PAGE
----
The Campus Closet |
Ed outside his Founders office.
Gay Life at Haverford, or the Virtues and Limitations of the Shoulder Check
by Ed Sikov '78
The Haverford Shoulder Check is still as essential a feature of life at the college as it was when I was a student in the 1970s. What? You haven't heard of the Shoulder Check? Come on! You probably did it hundreds of times -- and you didn't think twice about it. The Shoulder Check occurs when you see somebody come out of somebody else's room on a Sunday morning and you rush to the Dining Center to tell all your friends; just before blurting it out, you take a quick glance over your shoulder to make sure the people whose private lives you're publicizing aren't standing right behind you.
At a small, intimate place like Haverford, the Shoulder Check is a vital skill to master. But while being a checker is always fun, it's usually a big drag to be the one who's checked. In fact, I'd go so far as to claim that the Haverford Shoulder Check has kept more gay men and lesbians in the closet for the four years they spend in the community than any overt acts of hate or intolerance could possibly achieve. Since everyone pretty much knows everyone else at Haverford, lesbian and gay students run the risk of being outed the minute they leave somebody's room after what may well be their first sexual experience. That's a lot of pressure for young men and women who are just coming to terms with themselves. For many 'Fords, it may be easier just to stay celibate until graduation.
I'm a visiting prof at Haverford now, but in the fall of 1975, I was just one more geeky sophomore, as lonely and sexually maladjusted as the next kid, except for one thing. Like Esther in the Purim story, I was a queen with a secret. (As the queer theorist Eve Kosofsky Sedgwick has so cleverly pointed out, it was by outing herself -- even her own husband didn't know she was Jewish! -- that Esther saved her people from annihilation.) And I wasn't alone. Many of us kept our little secret strictly to ourselves. Still, on a dreary autumn Tuesday in 1975, I found my way to morning Collection in Stokes Auditorium, where my friend and classmate Steven Rosen was announcing the formation of Haverford's first openly gay student group -- the Gay People's Alliance.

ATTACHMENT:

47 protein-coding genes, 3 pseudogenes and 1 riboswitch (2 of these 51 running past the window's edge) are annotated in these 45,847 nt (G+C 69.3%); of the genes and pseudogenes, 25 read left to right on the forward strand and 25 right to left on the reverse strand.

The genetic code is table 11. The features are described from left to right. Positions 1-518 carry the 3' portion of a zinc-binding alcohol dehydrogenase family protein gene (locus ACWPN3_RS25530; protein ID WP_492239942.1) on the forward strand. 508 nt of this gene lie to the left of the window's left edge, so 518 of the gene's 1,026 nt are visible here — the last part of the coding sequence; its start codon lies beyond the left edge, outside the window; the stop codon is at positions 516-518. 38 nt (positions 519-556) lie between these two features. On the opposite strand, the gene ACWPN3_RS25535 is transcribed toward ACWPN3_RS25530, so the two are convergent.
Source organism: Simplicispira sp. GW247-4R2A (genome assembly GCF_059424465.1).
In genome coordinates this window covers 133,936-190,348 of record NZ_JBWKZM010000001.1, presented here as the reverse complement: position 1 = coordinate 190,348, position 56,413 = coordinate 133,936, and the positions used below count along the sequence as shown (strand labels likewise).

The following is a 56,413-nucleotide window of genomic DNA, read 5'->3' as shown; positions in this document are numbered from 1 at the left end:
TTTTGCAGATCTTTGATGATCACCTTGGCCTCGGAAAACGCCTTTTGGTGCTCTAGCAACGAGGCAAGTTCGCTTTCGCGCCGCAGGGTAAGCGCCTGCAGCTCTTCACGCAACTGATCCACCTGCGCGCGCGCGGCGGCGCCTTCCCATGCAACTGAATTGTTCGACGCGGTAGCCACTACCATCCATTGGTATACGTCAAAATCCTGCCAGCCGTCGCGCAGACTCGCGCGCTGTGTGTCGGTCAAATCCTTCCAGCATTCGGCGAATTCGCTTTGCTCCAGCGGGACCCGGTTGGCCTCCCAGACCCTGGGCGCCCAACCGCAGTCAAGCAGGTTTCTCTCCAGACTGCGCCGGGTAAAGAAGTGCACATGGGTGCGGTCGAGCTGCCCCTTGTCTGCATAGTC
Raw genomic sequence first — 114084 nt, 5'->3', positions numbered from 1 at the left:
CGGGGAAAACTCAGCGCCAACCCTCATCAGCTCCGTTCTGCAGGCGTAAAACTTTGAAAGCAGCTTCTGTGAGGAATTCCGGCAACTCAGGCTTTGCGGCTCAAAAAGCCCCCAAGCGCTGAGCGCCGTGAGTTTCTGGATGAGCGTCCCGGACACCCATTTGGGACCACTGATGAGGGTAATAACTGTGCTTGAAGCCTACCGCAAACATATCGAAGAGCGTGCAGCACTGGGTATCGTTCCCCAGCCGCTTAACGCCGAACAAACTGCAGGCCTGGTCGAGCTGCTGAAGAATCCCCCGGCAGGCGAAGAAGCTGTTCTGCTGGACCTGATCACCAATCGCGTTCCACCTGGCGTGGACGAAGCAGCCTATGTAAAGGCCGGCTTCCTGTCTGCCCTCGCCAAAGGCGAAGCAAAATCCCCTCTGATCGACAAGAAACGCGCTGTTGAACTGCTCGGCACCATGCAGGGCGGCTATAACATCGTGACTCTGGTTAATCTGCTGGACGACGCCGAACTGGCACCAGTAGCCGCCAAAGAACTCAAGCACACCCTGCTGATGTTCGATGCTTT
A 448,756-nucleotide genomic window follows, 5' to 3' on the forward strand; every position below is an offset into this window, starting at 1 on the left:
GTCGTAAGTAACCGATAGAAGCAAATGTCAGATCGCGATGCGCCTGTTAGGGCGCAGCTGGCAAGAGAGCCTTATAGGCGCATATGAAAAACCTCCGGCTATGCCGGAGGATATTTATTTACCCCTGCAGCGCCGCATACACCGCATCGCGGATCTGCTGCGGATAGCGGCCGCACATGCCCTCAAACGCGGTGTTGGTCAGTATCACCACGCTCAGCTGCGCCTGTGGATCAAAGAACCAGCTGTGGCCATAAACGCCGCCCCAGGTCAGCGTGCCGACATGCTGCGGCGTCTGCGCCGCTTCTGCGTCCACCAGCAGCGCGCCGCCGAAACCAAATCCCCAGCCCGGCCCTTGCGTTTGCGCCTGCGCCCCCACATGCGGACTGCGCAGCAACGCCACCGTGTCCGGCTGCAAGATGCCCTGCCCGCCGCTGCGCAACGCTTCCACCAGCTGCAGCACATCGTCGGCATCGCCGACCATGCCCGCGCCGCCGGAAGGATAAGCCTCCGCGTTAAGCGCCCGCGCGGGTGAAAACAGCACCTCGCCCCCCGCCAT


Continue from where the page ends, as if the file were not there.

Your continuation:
It was a spectacle both inspiring and terrifying. It took a lot of courage for Steve, an underclassman, to stand up in front of the whole school and talk about why such a group was forming -- especially when a couple of less-than-friendly students began to nail him mercilessly about his own personal life. Steve and the other members of GPA nevertheless endured the ill will, and the Alliance thrived. In fact, GPA quickly became widely respected for its rocking dance parties, by far the best on campus. Leave aside the group's politics (which were admirable); those dances made the small gay subcommunity hundreds of friends.
Now that I'm older, I can see that the hostility of some mean-spirited students and faculty members simply gave me a handy excuse to deny my own nature; it took time for me to stop playing the mute victim. But in the 1970s, the animosity that members of GPA faced whenever their signs were defaced and certain friends stopped speaking to them and certain professors told them that they suffered from a psychiatric disorder -- that animosity was real, and it was more than enough to convince me to keep my secret for all four years of college. It was one of the ways in which Haverford's very intimacy worked against itself; I just didn't think I could handle that kind of abuse at such close-range. The near-total absence of openly gay professors, the not-infrequent stories of lost friendships and snide remarks, the Shoulder Check -- all of this helped keep me in the closet until after graduation, whereupon I moved to the largest city in the country, enrolled as one of several thousand grad students at a huge university, and came out, all in a matter of two months.
Haverford seems like a more accepting place now, at least on the surface. There are two gay student groups on campus (BGALA, a social and support group, and inQueery, a political activist group). In coordination with Bryn Mawr, which has an active lesbian population, students can piece together enough courses to form an independent concentration in Gay and Lesbian Studies (courses like "Queer Theory/Queer Literature" and "Almodovar y sus chicas: Gay Cinema and Cultural Transformation"). And there are more openly gay professors at Haverford now, including one flaming loudmouth with a chip on his shoulder. (Me.)
Still, gay and lesbian students tell me that they don't enjoy the same degree of institutional support that other minority students do. The Office of Multicultural Affairs deals almost entirely with racial, ethnic, and religious concerns, leaving gay men and lesbians feeling that they're on their own. Psych Services runs a coming-out group whenever students take the initiative to organize it, but the fact that the college's outreach is primarily psychological in nature itself speaks volumes. The meeting space given to gay students is a flood-prone basement room in Jones; that the college vetoed plans for space in the Campus Center still rankles. And the Shoulder Check reigns. As long as everybody in our community knows everybody else's business and talks about it behind their backs -- a situation that is unlikely to change any time too soon -- students with secrets will continue to have a tough time at Haverford.